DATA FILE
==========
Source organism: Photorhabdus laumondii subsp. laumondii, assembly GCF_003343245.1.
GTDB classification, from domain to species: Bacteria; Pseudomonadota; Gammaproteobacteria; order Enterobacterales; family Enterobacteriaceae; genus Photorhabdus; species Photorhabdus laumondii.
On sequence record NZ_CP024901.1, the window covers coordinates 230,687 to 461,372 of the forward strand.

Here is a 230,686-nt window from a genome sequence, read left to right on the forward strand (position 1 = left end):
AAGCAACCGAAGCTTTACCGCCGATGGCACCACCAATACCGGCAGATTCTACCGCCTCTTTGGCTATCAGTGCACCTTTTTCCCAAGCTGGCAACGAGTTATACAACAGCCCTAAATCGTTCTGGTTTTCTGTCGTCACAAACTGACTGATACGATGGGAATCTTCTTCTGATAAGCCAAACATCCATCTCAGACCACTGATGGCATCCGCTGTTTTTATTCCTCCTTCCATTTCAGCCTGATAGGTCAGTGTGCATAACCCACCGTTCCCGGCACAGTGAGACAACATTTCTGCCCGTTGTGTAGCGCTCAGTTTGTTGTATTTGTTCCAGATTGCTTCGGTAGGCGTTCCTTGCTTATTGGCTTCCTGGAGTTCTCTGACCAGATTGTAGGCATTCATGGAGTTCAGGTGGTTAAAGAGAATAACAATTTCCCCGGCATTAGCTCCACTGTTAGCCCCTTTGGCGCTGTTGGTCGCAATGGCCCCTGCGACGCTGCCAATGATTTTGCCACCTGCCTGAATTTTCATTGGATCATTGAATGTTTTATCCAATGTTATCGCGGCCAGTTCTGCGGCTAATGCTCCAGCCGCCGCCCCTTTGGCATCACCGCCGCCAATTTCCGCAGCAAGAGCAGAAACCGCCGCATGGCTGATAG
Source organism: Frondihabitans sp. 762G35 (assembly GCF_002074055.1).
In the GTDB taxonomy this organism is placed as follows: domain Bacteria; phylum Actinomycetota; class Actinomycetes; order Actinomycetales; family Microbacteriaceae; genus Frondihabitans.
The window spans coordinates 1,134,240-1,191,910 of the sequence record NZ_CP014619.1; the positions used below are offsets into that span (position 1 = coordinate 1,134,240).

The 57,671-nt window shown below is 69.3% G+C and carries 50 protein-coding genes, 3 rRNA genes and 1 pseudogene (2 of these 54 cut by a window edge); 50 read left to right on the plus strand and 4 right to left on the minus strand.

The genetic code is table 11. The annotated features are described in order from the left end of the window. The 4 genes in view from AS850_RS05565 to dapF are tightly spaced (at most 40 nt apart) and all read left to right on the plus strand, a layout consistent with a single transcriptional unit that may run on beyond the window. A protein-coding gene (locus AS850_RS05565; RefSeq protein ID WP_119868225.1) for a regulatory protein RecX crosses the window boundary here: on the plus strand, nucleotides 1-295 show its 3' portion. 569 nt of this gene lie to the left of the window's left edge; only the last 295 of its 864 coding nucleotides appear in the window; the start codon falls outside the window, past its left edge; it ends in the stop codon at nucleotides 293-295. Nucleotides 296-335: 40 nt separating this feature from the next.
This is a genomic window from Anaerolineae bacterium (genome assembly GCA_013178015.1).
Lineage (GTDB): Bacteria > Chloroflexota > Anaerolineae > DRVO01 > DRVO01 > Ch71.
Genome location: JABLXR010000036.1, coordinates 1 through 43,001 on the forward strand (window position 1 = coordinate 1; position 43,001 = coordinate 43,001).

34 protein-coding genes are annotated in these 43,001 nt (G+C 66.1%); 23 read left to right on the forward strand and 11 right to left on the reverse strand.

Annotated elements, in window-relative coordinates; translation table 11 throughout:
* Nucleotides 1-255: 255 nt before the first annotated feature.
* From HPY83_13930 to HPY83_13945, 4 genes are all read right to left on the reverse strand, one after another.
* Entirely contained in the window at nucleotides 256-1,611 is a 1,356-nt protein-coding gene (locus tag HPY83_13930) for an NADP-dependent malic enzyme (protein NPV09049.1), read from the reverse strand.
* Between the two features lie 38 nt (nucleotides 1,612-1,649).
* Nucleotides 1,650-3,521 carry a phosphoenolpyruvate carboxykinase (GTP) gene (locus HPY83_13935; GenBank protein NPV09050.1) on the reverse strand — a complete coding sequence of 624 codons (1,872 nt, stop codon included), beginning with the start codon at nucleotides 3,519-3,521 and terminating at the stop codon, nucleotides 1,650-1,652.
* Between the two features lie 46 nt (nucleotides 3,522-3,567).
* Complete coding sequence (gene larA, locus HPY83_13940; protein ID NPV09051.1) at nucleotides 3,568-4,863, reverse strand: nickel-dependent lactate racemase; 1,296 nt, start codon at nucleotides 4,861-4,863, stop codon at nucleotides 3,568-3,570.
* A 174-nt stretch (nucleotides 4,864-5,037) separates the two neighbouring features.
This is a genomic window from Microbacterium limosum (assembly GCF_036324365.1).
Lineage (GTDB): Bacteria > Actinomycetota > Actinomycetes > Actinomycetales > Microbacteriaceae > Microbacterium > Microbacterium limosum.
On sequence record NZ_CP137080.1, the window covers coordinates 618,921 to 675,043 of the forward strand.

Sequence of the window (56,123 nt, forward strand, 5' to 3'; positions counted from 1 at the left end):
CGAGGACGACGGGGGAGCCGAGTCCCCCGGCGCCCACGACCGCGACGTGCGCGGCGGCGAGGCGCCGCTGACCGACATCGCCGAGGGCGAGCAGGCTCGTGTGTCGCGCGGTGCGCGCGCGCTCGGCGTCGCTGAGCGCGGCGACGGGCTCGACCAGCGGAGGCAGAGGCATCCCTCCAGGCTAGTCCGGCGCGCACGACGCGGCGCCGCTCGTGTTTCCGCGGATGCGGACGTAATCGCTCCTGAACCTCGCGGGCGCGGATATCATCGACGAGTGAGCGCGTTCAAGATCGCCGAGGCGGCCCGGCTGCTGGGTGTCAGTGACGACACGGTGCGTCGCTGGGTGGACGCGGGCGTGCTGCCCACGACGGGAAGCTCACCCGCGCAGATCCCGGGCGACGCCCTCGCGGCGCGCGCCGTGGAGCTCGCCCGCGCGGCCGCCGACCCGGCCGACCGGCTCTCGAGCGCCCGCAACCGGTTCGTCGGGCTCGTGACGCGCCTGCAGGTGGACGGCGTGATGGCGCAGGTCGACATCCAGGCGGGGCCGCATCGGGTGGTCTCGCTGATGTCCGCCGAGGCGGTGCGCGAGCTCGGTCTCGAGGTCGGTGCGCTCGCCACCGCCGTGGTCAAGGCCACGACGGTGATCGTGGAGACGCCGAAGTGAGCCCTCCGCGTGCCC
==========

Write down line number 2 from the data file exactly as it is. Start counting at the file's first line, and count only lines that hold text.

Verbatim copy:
GTDB classification, from domain to species: Bacteria; Pseudomonadota; Gammaproteobacteria; order Enterobacterales; family Enterobacteriaceae; genus Photorhabdus; species Photorhabdus laumondii.